But giving reservations is easier said than done. In 2021, a five judge bench of the Supreme Court unanimously set aside the 16 per cent quota granted to the Maratha community on various grounds, including breaching the 50% quota limit. A review petition also failed the apex court test earlier this year with the court maintaining that Maratha reservations were unconstitutional. But in 2023, the reservation battle is less about constitutional barriers and more a no holds barred political war. A Jarange Patil-like figure has no place for legal niceties when he threatens to carry on with his protests till all his demands are met. The instant cult status is enough for him to insist that the Maharashtra government bypass the courts and give Marathas immediate reservation benefits. That the homes of influential legislators are being attacked by furious mobs shows just how the reservation drive has now been hijacked by lumpen elements who have little fear of the law and order machinery. Jarange Patil, in fact, may well be a pawn on an unsettled political chessboard where each leader is out to checkmate the other.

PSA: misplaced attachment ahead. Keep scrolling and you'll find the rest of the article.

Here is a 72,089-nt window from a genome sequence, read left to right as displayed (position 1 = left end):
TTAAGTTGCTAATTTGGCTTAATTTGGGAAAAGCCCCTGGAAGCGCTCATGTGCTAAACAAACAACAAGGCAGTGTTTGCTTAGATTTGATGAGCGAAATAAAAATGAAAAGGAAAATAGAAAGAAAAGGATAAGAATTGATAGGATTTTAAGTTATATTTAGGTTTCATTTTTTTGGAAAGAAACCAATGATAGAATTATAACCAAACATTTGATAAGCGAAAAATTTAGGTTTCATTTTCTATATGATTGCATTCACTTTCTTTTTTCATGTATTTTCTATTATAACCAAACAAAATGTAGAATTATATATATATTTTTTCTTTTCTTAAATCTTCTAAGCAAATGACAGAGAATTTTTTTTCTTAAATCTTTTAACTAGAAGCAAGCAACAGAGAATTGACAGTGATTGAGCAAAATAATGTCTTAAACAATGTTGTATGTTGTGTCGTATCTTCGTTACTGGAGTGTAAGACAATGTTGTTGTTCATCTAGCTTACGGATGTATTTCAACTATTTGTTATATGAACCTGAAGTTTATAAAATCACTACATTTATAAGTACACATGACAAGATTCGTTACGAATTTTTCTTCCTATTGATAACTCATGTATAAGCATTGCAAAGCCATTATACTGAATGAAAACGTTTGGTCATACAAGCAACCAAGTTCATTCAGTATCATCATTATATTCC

In a sense, Maharashtra is paying the price for a broken development model where a deepening agrarian crisis and cash and carry politics has created growing frustration amongst youth groups. When power-hungry leaders have no party or ideological loyalties nor are willing to seriously address core issues like farm incomes, jobs and falling social indices, then the political vacuum will be filled by unapologetic caste and community warriors. For the notion of Maharashtrian asmita (self-respect), which once prided itself on social reform and economic development, the growing chorus for greater reservation is a troubling indicator of a state in steady decline.
Post-script: Most state leaders admit in private that Maratha reservations will eventually invite a backlash from smaller OBC groups who feel threatened. “But not one of us can oppose it publicly because it is election season,” a senior leader confesses. Clearly once the reservation genie is uncorked, it cant be put back in the bottle.